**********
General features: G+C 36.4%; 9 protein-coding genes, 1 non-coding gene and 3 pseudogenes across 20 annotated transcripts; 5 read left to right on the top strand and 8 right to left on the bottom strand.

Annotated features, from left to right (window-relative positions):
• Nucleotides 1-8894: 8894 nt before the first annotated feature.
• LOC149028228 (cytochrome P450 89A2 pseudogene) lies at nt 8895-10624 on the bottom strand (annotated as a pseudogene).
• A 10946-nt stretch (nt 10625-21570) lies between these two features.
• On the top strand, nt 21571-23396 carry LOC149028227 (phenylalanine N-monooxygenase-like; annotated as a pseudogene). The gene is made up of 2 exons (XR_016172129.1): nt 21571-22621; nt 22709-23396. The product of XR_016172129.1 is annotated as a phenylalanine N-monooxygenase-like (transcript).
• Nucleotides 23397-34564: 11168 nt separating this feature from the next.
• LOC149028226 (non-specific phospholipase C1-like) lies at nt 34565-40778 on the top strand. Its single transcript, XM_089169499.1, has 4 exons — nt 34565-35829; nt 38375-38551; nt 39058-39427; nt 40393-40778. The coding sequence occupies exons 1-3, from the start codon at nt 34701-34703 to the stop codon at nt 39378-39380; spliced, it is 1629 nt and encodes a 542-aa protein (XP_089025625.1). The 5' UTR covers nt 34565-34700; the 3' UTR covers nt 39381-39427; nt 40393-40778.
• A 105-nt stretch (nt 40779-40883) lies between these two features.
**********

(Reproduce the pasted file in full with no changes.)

General features: G+C 36.4%; 9 protein-coding genes, 1 non-coding gene and 3 pseudogenes across 20 annotated transcripts; 5 read left to right on the top strand and 8 right to left on the bottom strand.

Annotated features, from left to right (window-relative positions):
• Nucleotides 1-8894: 8894 nt before the first annotated feature.
• LOC149028228 (cytochrome P450 89A2 pseudogene) lies at nt 8895-10624 on the bottom strand (annotated as a pseudogene).
• A 10946-nt stretch (nt 10625-21570) lies between these two features.
• On the top strand, nt 21571-23396 carry LOC149028227 (phenylalanine N-monooxygenase-like; annotated as a pseudogene). The gene is made up of 2 exons (XR_016172129.1): nt 21571-22621; nt 22709-23396. The product of XR_016172129.1 is annotated as a phenylalanine N-monooxygenase-like (transcript).
• Nucleotides 23397-34564: 11168 nt separating this feature from the next.
• LOC149028226 (non-specific phospholipase C1-like) lies at nt 34565-40778 on the top strand. Its single transcript, XM_089169499.1, has 4 exons — nt 34565-35829; nt 38375-38551; nt 39058-39427; nt 40393-40778. The coding sequence occupies exons 1-3, from the start codon at nt 34701-34703 to the stop codon at nt 39378-39380; spliced, it is 1629 nt and encodes a 542-aa protein (XP_089025625.1). The 5' UTR covers nt 34565-34700; the 3' UTR covers nt 39381-39427; nt 40393-40778.
• A 105-nt stretch (nt 40779-40883) lies between these two features.